A common trope in fiction is, the hero(ine) goes through some difficulty, then someone appears and tells them that the difficulty was a test, and now they are deemed worthy to be sent on some mission to defeat the villain or whatever. But how would that be done well, or badly?

I’ve always felt like the Goldilocks story was missing something, and my story starts out similarly, but I still feel like the situation at the beginning is awfully contrived.

Maybe I’m being too literal in transposing too hot/cold/high/low/soft/hard into my story.

The hero’s test is the only reasonable explanation I can think of to explain what the hero encounters. Will the readers be satisfied?

The rest of my story seems less contrived.

Thanks.

Stephen

Hey Stephen, thanks for writing in! 

I can’t speak to the specifics of your story, but this is definitely worth thinking about before your next revision pass. Heroic tests aren’t automatically contrived, but they have a tendency to be. It all comes down to how they’re constructed. 

The big question to ask is whether a secret test is actually the best way for someone to figure out if a hero is ready to save the world. Here are four common problems that keep that answer from being “yes.” 

1. The Test Is too Dangerous

If you need an untrained hero to save the world, and your test is to throw them into a blender full of giant spiders, that’s not a good test. The hero will probably just die, and because they’re untrained, it won’t actually show if they could have saved the day or not. This is even more pronounced if the hero has some rare power that’s needed to save the world. Killing them in that test now means you don’t have the power at all!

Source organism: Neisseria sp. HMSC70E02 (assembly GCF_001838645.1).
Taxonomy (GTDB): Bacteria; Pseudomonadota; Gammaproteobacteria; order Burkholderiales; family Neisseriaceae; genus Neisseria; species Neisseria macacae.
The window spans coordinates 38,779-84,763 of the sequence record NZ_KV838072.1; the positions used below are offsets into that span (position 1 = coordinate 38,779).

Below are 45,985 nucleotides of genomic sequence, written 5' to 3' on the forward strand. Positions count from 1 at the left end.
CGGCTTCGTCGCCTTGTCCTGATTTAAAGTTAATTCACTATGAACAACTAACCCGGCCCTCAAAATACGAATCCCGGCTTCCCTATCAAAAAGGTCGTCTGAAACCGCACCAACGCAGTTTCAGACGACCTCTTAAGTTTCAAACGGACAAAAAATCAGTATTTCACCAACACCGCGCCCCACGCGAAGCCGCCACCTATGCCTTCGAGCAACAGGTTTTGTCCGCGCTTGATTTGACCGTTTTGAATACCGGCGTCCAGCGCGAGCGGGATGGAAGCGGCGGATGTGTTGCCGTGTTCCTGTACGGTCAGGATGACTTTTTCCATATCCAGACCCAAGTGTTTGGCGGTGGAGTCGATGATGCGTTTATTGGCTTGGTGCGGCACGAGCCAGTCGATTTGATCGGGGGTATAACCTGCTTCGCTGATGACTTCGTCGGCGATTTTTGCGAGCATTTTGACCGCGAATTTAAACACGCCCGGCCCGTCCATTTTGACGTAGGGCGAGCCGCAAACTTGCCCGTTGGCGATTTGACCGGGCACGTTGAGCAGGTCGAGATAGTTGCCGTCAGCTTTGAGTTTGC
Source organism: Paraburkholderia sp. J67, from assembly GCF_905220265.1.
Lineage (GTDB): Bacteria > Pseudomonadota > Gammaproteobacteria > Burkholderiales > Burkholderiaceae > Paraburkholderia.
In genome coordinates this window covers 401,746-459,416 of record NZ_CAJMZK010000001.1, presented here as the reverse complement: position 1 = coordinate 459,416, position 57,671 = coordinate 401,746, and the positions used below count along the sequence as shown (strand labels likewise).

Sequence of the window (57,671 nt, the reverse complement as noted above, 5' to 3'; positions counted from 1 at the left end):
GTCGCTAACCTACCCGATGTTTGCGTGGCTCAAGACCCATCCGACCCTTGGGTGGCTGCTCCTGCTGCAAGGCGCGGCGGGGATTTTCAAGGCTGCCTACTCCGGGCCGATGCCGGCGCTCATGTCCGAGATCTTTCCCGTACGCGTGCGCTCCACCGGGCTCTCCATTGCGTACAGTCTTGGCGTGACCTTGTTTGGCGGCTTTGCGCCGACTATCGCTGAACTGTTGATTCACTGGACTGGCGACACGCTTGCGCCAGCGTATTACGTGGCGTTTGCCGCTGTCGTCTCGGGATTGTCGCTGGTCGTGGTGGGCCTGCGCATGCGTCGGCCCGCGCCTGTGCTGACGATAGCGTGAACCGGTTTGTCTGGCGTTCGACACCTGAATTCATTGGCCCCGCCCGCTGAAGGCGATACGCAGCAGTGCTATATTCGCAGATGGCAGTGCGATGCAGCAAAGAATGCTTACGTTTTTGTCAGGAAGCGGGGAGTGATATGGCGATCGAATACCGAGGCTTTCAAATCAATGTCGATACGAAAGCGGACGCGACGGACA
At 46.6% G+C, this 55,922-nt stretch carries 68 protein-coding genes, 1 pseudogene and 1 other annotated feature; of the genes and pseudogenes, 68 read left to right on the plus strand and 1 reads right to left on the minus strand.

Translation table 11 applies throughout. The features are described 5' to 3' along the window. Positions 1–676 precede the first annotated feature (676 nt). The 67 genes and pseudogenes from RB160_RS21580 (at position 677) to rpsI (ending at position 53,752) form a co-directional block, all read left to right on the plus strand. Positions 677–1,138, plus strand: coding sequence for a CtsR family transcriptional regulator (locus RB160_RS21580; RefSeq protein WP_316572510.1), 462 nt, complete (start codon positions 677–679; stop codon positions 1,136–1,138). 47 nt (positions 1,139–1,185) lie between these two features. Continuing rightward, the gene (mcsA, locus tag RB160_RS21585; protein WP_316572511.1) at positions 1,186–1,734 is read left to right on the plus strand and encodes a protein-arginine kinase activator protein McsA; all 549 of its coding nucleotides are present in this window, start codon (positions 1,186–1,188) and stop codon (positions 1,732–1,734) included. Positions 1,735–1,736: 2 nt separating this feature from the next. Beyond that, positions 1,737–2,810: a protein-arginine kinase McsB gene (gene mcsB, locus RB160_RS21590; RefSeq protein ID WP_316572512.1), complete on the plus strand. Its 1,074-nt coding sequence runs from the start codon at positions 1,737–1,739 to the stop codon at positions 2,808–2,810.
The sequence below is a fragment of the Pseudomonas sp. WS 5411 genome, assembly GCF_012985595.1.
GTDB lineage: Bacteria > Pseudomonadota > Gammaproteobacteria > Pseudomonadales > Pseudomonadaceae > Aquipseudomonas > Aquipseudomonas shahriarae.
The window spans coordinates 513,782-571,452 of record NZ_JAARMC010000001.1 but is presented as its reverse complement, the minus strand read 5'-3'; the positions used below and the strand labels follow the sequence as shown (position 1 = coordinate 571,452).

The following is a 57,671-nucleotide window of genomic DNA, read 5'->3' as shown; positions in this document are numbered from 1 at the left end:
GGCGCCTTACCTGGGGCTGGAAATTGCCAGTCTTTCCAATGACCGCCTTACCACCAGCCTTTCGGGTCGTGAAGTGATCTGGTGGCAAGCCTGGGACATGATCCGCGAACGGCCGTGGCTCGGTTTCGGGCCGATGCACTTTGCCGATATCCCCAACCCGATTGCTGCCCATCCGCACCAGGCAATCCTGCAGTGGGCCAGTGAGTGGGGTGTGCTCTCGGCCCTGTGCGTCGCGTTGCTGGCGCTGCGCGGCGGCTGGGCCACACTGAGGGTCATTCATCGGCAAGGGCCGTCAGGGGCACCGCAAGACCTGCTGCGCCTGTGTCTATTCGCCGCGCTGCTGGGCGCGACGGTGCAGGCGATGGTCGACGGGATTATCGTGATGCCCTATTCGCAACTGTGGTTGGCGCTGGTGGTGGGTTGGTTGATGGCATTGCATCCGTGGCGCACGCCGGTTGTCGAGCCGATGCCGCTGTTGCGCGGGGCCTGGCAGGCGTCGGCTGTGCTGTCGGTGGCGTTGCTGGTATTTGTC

2. The Test Is Overly Elaborate

Often, writers will reveal that some big conflict was actually a test, but there’s no way the new mentor could actually have set that up. Rise of Skywalker has this problem, when Palpatine reveals he’s actually been behind everything, with the implication that it has all been a test for Rey. That’s just not believable!

3. The Test Is too Alienating

Often, these secret tests are super dangerous or even traumatic for the hero to go through, at which point they won’t be inclined to trust or work with the mentor afterward. If the mentor needs the hero’s cooperation, this kind of test will be self-defeating.

4. There’s a Better Way

Perhaps the most common problem with secret tests is that it would often be easier to just tell the hero they’re going to be tested. If you need to know how good they are at sword fighting, it’s better to send in a fencing instructor rather than a bunch of angry bandits. That way, the mentor can gauge the hero’s readiness in a controlled environment. 

So, if you want to set up a secret test, make sure it doesn’t fall into one of these four categories. I’ve found that the best bet is for the hero to have had some training and is also one of many people who could conceivably do what the mentor needs. That way, the mentor isn’t ruining the results by sending an untrained kid into combat, and if it doesn’t work out, they can always go with one of their other candidates. The test in question also needs to be within the mentor’s means, though that can change a lot depending on the story. 

Hope that answers your question, and good luck with your story!

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